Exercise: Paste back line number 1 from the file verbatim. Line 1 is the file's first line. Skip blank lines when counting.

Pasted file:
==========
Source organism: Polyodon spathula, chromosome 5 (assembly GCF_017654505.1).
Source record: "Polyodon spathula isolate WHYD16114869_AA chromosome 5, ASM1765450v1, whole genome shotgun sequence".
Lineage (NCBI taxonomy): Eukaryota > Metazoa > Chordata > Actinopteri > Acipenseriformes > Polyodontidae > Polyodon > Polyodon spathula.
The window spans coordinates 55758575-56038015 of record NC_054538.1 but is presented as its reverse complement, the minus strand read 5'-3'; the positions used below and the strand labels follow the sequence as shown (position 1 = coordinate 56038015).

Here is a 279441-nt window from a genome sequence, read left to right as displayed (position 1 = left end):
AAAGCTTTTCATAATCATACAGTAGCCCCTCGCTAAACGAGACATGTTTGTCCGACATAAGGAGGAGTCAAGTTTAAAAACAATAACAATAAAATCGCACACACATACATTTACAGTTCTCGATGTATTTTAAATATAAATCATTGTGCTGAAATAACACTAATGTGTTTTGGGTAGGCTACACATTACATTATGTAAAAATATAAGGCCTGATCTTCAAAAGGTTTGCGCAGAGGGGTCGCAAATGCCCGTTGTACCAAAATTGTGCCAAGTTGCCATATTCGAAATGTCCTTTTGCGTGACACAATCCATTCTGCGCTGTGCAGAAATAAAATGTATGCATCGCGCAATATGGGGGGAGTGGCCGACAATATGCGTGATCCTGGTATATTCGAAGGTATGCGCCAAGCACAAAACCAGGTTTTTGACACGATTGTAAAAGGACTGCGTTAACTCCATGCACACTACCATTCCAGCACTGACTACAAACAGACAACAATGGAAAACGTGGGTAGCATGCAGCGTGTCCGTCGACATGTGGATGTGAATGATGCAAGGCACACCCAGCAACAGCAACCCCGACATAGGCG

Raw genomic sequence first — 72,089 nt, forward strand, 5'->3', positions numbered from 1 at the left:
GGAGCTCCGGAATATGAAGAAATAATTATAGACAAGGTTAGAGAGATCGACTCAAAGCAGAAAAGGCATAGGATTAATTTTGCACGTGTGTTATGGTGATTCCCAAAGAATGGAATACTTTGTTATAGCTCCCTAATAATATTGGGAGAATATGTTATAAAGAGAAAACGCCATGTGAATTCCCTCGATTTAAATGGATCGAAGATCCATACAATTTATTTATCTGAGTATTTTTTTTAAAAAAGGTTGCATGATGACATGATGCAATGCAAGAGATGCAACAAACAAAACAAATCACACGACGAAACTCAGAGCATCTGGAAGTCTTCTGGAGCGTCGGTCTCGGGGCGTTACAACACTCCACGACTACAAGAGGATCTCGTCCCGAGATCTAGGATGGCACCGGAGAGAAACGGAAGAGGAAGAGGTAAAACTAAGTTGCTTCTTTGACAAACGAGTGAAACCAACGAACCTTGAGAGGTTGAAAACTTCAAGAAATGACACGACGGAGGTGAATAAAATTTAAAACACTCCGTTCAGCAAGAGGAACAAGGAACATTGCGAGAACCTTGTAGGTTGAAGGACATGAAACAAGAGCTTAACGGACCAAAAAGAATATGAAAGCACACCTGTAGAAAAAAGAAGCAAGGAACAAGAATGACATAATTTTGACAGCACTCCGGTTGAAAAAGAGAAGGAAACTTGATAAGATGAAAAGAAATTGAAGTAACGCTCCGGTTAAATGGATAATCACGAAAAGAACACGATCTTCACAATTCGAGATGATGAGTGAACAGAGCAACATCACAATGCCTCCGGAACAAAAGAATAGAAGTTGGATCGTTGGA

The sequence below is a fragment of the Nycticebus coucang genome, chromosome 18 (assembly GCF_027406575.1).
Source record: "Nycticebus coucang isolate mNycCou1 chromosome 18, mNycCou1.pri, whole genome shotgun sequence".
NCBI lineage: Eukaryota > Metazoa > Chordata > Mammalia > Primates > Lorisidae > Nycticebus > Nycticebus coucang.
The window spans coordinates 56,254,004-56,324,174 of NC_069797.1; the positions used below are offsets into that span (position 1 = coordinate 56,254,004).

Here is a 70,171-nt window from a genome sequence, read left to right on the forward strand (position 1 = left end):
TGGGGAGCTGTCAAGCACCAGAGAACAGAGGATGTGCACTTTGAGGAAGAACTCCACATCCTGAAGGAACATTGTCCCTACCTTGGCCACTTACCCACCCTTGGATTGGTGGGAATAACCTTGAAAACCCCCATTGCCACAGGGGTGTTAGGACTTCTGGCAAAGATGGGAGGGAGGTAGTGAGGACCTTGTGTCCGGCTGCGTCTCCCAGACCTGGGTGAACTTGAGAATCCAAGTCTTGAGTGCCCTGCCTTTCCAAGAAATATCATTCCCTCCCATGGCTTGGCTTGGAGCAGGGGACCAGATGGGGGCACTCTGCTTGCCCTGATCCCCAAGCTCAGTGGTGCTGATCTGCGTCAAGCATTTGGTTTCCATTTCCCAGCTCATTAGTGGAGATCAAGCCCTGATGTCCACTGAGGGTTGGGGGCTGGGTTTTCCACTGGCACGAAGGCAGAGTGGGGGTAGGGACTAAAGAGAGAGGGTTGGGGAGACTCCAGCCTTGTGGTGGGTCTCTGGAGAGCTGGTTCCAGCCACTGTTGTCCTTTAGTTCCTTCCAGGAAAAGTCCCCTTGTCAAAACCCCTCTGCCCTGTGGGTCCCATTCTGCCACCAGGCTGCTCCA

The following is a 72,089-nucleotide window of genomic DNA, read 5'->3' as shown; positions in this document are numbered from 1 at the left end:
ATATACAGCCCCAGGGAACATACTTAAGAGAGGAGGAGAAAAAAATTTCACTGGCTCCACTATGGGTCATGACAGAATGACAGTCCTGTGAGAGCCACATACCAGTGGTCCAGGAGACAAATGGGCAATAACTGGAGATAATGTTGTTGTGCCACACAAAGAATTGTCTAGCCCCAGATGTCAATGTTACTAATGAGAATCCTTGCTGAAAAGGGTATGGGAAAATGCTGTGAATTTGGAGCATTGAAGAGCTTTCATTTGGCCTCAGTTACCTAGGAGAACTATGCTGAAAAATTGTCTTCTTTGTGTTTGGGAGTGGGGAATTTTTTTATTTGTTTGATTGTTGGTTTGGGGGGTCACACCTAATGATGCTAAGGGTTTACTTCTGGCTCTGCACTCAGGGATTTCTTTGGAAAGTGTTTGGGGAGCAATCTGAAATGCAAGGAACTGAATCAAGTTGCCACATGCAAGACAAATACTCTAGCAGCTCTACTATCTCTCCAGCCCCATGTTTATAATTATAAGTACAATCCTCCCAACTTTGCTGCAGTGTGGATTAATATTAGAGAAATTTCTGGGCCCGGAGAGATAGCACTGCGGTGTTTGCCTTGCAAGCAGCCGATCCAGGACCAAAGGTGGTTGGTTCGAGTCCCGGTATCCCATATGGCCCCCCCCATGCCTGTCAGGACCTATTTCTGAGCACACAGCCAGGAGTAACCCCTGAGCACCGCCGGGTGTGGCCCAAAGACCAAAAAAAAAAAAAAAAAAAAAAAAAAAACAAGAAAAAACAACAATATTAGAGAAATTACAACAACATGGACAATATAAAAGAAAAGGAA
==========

Source organism: Polyodon spathula, chromosome 5 (assembly GCF_017654505.1).